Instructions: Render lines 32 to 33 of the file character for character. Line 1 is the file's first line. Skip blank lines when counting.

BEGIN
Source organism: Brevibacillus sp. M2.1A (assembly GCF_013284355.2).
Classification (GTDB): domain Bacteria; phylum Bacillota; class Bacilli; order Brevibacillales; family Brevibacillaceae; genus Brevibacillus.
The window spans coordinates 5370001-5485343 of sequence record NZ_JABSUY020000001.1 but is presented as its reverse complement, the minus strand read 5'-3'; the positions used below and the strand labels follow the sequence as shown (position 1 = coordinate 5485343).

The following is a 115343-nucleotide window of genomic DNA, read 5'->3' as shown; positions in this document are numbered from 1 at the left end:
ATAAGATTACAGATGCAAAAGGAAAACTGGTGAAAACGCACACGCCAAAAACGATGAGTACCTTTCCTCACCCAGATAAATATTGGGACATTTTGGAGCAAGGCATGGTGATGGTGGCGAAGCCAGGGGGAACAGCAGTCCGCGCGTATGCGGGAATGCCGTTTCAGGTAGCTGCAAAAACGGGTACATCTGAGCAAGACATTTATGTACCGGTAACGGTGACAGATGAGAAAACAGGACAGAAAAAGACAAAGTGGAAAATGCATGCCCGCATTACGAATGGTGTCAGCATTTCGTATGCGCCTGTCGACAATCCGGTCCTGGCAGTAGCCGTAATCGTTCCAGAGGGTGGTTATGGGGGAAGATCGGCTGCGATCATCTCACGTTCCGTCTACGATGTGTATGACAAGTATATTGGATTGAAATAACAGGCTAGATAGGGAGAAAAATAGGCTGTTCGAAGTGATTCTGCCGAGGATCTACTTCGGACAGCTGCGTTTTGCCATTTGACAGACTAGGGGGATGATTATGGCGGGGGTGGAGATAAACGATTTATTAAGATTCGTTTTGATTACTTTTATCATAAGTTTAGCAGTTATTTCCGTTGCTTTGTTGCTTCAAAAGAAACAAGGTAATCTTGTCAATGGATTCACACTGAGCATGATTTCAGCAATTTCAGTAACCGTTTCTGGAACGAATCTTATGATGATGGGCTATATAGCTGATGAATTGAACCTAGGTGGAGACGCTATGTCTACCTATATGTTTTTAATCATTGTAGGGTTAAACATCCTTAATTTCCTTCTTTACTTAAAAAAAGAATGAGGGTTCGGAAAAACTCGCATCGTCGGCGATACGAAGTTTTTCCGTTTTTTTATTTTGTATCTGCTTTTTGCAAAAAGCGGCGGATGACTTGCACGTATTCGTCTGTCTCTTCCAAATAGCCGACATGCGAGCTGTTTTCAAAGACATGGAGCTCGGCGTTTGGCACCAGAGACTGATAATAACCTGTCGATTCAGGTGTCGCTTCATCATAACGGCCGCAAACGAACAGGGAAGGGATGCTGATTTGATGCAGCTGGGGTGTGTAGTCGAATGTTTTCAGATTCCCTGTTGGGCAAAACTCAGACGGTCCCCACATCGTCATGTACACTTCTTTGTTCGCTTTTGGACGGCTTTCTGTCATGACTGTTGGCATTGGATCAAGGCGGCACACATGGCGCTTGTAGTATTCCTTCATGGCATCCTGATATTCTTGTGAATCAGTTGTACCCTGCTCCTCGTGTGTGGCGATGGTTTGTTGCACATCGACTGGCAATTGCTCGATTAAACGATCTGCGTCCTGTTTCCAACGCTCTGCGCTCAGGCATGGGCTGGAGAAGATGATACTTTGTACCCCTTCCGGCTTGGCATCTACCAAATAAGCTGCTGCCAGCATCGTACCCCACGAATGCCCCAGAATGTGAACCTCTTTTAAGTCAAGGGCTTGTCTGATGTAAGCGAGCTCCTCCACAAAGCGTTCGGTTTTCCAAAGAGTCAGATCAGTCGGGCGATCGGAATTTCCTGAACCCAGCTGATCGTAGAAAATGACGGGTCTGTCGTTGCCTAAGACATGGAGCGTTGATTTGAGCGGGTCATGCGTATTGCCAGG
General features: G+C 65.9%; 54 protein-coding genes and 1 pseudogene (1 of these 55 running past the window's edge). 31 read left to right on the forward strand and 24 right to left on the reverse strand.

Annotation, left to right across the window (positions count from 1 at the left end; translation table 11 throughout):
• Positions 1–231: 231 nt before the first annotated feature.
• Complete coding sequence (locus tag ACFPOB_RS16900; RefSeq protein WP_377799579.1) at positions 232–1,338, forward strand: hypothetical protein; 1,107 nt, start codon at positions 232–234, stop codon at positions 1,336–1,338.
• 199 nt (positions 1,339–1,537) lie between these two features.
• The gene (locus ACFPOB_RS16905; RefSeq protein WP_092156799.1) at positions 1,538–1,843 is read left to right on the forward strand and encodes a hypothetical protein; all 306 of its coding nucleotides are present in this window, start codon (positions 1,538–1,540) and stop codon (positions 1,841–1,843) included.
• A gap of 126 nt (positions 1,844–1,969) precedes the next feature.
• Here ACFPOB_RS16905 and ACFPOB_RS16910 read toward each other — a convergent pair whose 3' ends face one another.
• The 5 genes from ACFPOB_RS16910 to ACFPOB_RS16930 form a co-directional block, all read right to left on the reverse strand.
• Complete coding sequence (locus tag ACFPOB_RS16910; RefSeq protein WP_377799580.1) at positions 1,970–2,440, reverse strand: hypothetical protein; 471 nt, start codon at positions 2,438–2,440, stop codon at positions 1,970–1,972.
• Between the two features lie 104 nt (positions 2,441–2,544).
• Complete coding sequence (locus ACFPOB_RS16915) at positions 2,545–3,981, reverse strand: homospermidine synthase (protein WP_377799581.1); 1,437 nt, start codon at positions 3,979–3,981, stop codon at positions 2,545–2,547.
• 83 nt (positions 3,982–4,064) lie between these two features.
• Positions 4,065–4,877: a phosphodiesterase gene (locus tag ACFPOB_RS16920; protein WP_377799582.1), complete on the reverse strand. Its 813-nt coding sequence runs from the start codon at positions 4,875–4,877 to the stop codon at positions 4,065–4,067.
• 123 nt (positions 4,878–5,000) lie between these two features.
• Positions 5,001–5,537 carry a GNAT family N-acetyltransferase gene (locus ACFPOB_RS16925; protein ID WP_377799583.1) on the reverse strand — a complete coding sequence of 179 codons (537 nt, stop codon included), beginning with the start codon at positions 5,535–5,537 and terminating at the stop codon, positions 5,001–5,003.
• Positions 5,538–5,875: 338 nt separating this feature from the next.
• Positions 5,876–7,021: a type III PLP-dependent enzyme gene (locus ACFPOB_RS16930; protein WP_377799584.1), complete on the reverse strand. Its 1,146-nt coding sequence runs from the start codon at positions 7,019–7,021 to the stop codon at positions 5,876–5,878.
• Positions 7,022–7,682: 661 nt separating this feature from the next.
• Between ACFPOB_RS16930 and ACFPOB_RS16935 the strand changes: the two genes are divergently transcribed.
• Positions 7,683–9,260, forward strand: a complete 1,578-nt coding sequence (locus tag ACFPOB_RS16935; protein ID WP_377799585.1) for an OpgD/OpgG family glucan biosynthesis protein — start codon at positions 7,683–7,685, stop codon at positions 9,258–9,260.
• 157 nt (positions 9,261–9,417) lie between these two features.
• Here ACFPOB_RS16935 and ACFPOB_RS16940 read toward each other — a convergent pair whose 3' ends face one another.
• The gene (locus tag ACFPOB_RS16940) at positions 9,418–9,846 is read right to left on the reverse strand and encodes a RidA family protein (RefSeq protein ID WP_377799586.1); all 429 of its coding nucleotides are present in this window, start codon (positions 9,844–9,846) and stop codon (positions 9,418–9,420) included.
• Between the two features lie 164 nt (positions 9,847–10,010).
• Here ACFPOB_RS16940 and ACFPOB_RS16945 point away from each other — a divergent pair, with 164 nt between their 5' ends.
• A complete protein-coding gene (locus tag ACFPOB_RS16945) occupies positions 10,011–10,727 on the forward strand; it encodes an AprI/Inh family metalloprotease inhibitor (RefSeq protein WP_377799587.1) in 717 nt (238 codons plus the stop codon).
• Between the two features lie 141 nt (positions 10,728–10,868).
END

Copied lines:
• A complete protein-coding gene (locus tag ACFPOB_RS16945) occupies positions 10,011–10,727 on the forward strand; it encodes an AprI/Inh family metalloprotease inhibitor (RefSeq protein WP_377799587.1) in 717 nt (238 codons plus the stop codon).
• Between the two features lie 141 nt (positions 10,728–10,868).